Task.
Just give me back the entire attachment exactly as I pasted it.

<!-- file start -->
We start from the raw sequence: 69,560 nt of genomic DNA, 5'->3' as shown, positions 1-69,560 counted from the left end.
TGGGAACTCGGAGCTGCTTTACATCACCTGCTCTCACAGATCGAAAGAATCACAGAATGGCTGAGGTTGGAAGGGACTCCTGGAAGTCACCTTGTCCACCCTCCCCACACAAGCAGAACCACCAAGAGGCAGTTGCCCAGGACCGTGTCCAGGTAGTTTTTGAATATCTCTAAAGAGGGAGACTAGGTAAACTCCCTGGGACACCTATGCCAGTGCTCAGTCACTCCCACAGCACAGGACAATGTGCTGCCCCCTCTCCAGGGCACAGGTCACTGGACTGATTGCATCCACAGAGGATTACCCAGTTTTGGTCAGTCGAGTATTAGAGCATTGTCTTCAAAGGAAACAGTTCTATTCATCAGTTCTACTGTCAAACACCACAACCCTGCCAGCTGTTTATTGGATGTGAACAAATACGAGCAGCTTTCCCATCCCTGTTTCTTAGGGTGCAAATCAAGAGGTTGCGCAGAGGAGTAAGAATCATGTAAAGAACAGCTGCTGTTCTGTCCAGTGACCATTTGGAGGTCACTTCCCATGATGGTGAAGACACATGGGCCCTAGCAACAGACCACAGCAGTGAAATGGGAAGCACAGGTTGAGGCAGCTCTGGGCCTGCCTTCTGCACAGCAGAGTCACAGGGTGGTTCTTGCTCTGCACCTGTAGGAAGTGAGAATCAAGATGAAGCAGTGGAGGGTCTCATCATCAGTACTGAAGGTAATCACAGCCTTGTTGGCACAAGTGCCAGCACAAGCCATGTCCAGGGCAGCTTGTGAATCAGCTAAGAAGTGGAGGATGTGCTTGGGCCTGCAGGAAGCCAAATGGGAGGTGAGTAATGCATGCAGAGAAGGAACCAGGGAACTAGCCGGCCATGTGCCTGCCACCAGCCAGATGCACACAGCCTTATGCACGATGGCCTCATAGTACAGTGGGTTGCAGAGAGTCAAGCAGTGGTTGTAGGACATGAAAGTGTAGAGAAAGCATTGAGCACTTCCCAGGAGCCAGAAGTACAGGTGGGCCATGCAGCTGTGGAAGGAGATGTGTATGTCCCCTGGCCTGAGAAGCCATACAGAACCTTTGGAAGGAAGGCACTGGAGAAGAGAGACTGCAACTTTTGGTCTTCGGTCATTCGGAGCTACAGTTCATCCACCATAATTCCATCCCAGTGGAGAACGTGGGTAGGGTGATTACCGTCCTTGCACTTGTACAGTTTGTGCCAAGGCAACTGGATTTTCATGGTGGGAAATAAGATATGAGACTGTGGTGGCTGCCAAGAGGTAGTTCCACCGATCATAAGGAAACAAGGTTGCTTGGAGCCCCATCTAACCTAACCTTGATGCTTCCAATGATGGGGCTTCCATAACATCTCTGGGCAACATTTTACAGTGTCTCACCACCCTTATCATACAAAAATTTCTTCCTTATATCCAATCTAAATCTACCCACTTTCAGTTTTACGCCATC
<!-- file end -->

We start from the raw sequence: 69,560 nt of genomic DNA, 5'->3' as shown, positions 1-69,560 counted from the left end.
TGGGAACTCGGAGCTGCTTTACATCACCTGCTCTCACAGATCGAAAGAATCACAGAATGGCTGAGGTTGGAAGGGACTCCTGGAAGTCACCTTGTCCACCCTCCCCACACAAGCAGAACCACCAAGAGGCAGTTGCCCAGGACCGTGTCCAGGTAGTTTTTGAATATCTCTAAAGAGGGAGACTAGGTAAACTCCCTGGGACACCTATGCCAGTGCTCAGTCACTCCCACAGCACAGGACAATGTGCTGCCCCCTCTCCAGGGCACAGGTCACTGGACTGATTGCATCCACAGAGGATTACCCAGTTTTGGTCAGTCGAGTATTAGAGCATTGTCTTCAAAGGAAACAGTTCTATTCATCAGTTCTACTGTCAAACACCACAACCCTGCCAGCTGTTTATTGGATGTGAACAAATACGAGCAGCTTTCCCATCCCTGTTTCTTAGGGTGCAAATCAAGAGGTTGCGCAGAGGAGTAAGAATCATGTAAAGAACAGCTGCTGTTCTGTCCAGTGACCATTTGGAGGTCACTTCCCATGATGGTGAAGACACATGGGCCCTAGCAACAGACCACAGCAGTGAAATGGGAAGCACAGGTTGAGGCAGCTCTGGGCCTGCCTTCTGCACAGCAGAGTCACAGGGTGGTTCTTGCTCTGCACCTGTAGGAAGTGAGAATCAAGATGAAGCAGTGGAGGGTCTCATCATCAGTACTGAAGGTAATCACAGCCTTGTTGGCACAAGTGCCAGCACAAGCCATGTCCAGGGCAGCTTGTGAATCAGCTAAGAAGTGGAGGATGTGCTTGGGCCTGCAGGAAGCCAAATGGGAGGTGAGTAATGCATGCAGAGAAGGAACCAGGGAACTAGCCGGCCATGTGCCTGCCACCAGCCAGATGCACACAGCCTTATGCACGATGGCCTCATAGTACAGTGGGTTGCAGAGAGTCAAGCAGTGGTTGTAGGACATGAAAGTGTAGAGAAAGCATTGAGCACTTCCCAGGAGCCAGAAGTACAGGTGGGCCATGCAGCTGTGGAAGGAGATGTGTATGTCCCCTGGCCTGAGAAGCCATACAGAACCTTTGGAAGGAAGGCACTGGAGAAGAGAGACTGCAACTTTTGGTCTTCGGTCATTCGGAGCTACAGTTCATCCACCATAATTCCATCCCAGTGGAGAACGTGGGTAGGGTGATTACCGTCCTTGCACTTGTACAGTTTGTGCCAAGGCAACTGGATTTTCATGGTGGGAAATAAGATATGAGACTGTGGTGGCTGCCAAGAGGTAGTTCCACCGATCATAAGGAAACAAGGTTGCTTGGAGCCCCATCTAACCTAACCTTGATGCTTCCAATGATGGGGCTTCCATAACATCTCTGGGCAACATTTTACAGTGTCTCACCACCCTTATCATACAAAAATTTCTTCCTTATATCCAATCTAAATCTACCCACTTTCAGTTTTACGCCATC